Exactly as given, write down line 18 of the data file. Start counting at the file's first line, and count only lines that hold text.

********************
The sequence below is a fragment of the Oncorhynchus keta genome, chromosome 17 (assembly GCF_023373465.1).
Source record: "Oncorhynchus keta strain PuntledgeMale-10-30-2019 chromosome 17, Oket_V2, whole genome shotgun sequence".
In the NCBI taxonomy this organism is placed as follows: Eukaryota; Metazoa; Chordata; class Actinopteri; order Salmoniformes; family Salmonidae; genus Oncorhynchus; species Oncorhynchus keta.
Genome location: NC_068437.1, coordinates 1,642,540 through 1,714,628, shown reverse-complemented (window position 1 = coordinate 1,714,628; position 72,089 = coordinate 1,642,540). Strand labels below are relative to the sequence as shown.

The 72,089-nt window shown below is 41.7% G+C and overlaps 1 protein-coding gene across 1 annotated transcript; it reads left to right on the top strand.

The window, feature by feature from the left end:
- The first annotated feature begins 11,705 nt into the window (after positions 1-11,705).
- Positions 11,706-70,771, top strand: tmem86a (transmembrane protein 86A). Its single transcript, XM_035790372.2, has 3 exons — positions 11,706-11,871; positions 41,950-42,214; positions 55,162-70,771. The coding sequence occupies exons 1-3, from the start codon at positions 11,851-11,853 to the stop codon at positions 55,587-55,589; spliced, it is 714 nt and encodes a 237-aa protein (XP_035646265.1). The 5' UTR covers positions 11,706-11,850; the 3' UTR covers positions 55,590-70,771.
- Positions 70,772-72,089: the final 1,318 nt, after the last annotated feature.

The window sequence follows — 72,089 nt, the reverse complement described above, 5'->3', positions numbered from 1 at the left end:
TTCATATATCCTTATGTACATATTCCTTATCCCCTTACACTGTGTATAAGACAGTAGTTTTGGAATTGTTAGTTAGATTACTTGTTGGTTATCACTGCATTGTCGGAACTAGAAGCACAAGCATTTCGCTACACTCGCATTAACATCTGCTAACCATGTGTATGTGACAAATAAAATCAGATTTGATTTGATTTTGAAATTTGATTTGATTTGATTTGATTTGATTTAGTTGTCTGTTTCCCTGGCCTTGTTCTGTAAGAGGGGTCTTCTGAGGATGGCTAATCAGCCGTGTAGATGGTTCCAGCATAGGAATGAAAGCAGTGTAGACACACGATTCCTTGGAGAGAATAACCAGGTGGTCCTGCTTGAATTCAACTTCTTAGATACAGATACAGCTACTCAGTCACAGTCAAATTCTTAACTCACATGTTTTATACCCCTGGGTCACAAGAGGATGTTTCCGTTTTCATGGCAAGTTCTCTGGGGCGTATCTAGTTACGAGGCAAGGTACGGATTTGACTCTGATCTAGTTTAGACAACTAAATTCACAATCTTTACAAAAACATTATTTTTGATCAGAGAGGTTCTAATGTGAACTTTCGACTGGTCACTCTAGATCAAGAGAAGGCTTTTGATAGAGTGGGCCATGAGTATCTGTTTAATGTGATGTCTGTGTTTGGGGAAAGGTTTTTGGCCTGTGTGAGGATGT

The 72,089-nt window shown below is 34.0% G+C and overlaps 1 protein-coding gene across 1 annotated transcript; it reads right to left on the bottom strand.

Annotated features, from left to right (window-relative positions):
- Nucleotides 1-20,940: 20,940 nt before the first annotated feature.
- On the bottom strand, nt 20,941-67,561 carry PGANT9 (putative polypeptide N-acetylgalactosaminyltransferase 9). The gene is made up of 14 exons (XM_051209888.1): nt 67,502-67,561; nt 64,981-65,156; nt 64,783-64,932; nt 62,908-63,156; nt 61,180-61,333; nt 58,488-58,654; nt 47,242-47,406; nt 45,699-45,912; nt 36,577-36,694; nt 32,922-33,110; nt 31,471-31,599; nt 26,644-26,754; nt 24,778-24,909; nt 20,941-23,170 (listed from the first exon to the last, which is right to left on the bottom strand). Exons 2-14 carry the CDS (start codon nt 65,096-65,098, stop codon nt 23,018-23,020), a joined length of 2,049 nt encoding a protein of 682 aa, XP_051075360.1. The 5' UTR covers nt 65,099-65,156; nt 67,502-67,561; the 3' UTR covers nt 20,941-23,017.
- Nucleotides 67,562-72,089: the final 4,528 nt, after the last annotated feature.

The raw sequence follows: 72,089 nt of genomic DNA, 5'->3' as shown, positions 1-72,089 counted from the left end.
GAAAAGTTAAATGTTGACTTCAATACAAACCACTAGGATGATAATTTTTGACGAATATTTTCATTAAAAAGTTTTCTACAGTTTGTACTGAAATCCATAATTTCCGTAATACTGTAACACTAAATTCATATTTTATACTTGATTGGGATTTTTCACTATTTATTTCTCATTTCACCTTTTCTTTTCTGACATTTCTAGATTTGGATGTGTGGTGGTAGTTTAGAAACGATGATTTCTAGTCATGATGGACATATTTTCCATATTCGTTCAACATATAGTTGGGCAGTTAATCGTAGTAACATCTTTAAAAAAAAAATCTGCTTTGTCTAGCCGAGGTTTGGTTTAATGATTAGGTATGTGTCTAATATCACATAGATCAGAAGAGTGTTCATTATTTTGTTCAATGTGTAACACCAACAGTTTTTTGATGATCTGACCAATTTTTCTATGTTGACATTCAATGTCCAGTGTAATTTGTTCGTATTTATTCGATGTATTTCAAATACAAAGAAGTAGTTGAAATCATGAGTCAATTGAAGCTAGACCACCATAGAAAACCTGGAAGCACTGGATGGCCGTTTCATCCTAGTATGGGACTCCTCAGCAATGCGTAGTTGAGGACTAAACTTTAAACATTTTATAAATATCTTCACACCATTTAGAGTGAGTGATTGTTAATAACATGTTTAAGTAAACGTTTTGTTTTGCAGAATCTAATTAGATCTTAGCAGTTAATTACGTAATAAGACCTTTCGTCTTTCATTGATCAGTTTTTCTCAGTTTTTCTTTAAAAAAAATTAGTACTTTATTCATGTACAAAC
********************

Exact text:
GAAAAGTTAAATGTTGACTTCAATACAAACCACTAGGATGATAATTTTTGACGAATATTTTCATTAAAAAGTTTTCTACAGTTTGTACTGAAATCCATAATTTCCGTAATACTGTAACACTAAATTCATATTTTATACTTGATTGGGATTTTTCACTATTTATTTCTCATTTCACCTTTTCTTTTCTGACATTTCTAGATTTGGATGTGTGGTGGTAGTTTAGAAACGATGATTTCTAGTCATGATGGACATATTTTCCATATTCGTTCAACATATAGTTGGGCAGTTAATCGTAGTAACATCTTTAAAAAAAAAATCTGCTTTGTCTAGCCGAGGTTTGGTTTAATGATTAGGTATGTGTCTAATATCACATAGATCAGAAGAGTGTTCATTATTTTGTTCAATGTGTAACACCAACAGTTTTTTGATGATCTGACCAATTTTTCTATGTTGACATTCAATGTCCAGTGTAATTTGTTCGTATTTATTCGATGTATTTCAAATACAAAGAAGTAGTTGAAATCATGAGTCAATTGAAGCTAGACCACCATAGAAAACCTGGAAGCACTGGATGGCCGTTTCATCCTAGTATGGGACTCCTCAGCAATGCGTAGTTGAGGACTAAACTTTAAACATTTTATAAATATCTTCACACCATTTAGAGTGAGTGATTGTTAATAACATGTTTAAGTAAACGTTTTGTTTTGCAGAATCTAATTAGATCTTAGCAGTTAATTACGTAATAAGACCTTTCGTCTTTCATTGATCAGTTTTTCTCAGTTTTTCTTTAAAAAAAATTAGTACTTTATTCATGTACAAAC